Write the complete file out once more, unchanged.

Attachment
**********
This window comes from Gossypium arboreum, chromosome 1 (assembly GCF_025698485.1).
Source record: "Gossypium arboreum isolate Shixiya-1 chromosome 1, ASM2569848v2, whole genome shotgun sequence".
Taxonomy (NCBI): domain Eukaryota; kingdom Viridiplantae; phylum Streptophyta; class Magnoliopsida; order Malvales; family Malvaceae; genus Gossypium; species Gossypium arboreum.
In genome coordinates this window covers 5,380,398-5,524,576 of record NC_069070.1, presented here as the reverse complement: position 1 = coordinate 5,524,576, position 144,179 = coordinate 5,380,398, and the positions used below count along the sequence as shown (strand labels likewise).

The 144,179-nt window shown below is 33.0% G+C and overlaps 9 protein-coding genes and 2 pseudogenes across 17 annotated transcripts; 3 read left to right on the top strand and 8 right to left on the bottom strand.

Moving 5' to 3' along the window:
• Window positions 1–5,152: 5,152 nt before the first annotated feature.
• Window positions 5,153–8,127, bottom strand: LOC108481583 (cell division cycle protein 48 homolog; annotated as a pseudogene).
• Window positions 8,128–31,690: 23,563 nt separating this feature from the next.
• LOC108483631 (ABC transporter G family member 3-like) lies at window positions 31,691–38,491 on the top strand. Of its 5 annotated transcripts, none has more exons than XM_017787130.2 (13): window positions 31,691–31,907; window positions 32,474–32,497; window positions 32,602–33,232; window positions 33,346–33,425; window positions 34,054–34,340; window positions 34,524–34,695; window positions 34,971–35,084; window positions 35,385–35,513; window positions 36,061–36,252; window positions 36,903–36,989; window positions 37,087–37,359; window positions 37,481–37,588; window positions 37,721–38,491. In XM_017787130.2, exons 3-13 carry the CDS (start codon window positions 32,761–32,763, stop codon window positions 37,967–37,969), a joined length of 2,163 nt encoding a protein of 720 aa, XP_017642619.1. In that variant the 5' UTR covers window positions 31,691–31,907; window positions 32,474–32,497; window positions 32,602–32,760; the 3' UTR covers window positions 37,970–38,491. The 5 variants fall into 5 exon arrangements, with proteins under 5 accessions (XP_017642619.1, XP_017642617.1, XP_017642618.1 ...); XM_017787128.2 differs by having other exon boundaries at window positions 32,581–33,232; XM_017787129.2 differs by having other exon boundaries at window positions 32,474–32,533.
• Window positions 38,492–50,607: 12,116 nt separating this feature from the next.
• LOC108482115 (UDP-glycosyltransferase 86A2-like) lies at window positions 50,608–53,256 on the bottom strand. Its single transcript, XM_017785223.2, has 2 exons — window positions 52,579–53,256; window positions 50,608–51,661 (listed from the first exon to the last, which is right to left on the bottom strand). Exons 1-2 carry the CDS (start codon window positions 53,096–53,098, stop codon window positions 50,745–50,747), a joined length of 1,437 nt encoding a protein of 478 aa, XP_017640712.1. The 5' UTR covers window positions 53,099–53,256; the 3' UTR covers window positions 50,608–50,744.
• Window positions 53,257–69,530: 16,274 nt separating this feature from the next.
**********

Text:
This window comes from Gossypium arboreum, chromosome 1 (assembly GCF_025698485.1).
Source record: "Gossypium arboreum isolate Shixiya-1 chromosome 1, ASM2569848v2, whole genome shotgun sequence".
Taxonomy (NCBI): domain Eukaryota; kingdom Viridiplantae; phylum Streptophyta; class Magnoliopsida; order Malvales; family Malvaceae; genus Gossypium; species Gossypium arboreum.
In genome coordinates this window covers 5,380,398-5,524,576 of record NC_069070.1, presented here as the reverse complement: position 1 = coordinate 5,524,576, position 144,179 = coordinate 5,380,398, and the positions used below count along the sequence as shown (strand labels likewise).

The 144,179-nt window shown below is 33.0% G+C and overlaps 9 protein-coding genes and 2 pseudogenes across 17 annotated transcripts; 3 read left to right on the top strand and 8 right to left on the bottom strand.

Moving 5' to 3' along the window:
• Window positions 1–5,152: 5,152 nt before the first annotated feature.
• Window positions 5,153–8,127, bottom strand: LOC108481583 (cell division cycle protein 48 homolog; annotated as a pseudogene).
• Window positions 8,128–31,690: 23,563 nt separating this feature from the next.
• LOC108483631 (ABC transporter G family member 3-like) lies at window positions 31,691–38,491 on the top strand. Of its 5 annotated transcripts, none has more exons than XM_017787130.2 (13): window positions 31,691–31,907; window positions 32,474–32,497; window positions 32,602–33,232; window positions 33,346–33,425; window positions 34,054–34,340; window positions 34,524–34,695; window positions 34,971–35,084; window positions 35,385–35,513; window positions 36,061–36,252; window positions 36,903–36,989; window positions 37,087–37,359; window positions 37,481–37,588; window positions 37,721–38,491. In XM_017787130.2, exons 3-13 carry the CDS (start codon window positions 32,761–32,763, stop codon window positions 37,967–37,969), a joined length of 2,163 nt encoding a protein of 720 aa, XP_017642619.1. In that variant the 5' UTR covers window positions 31,691–31,907; window positions 32,474–32,497; window positions 32,602–32,760; the 3' UTR covers window positions 37,970–38,491. The 5 variants fall into 5 exon arrangements, with proteins under 5 accessions (XP_017642619.1, XP_017642617.1, XP_017642618.1 ...); XM_017787128.2 differs by having other exon boundaries at window positions 32,581–33,232; XM_017787129.2 differs by having other exon boundaries at window positions 32,474–32,533.
• Window positions 38,492–50,607: 12,116 nt separating this feature from the next.
• LOC108482115 (UDP-glycosyltransferase 86A2-like) lies at window positions 50,608–53,256 on the bottom strand. Its single transcript, XM_017785223.2, has 2 exons — window positions 52,579–53,256; window positions 50,608–51,661 (listed from the first exon to the last, which is right to left on the bottom strand). Exons 1-2 carry the CDS (start codon window positions 53,096–53,098, stop codon window positions 50,745–50,747), a joined length of 1,437 nt encoding a protein of 478 aa, XP_017640712.1. The 5' UTR covers window positions 53,099–53,256; the 3' UTR covers window positions 50,608–50,744.
• Window positions 53,257–69,530: 16,274 nt separating this feature from the next.